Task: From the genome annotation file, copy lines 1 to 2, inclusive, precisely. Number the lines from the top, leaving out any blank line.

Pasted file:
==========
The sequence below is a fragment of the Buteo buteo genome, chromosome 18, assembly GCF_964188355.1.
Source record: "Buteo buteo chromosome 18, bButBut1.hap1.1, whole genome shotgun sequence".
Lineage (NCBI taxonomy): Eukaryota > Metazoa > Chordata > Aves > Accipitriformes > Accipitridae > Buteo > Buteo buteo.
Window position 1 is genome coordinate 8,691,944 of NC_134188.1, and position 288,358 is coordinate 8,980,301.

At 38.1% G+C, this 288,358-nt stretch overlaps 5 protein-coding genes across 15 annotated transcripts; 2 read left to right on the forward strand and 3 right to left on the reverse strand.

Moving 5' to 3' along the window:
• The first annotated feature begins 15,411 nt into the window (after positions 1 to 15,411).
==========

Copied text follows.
The sequence below is a fragment of the Buteo buteo genome, chromosome 18, assembly GCF_964188355.1.
Source record: "Buteo buteo chromosome 18, bButBut1.hap1.1, whole genome shotgun sequence".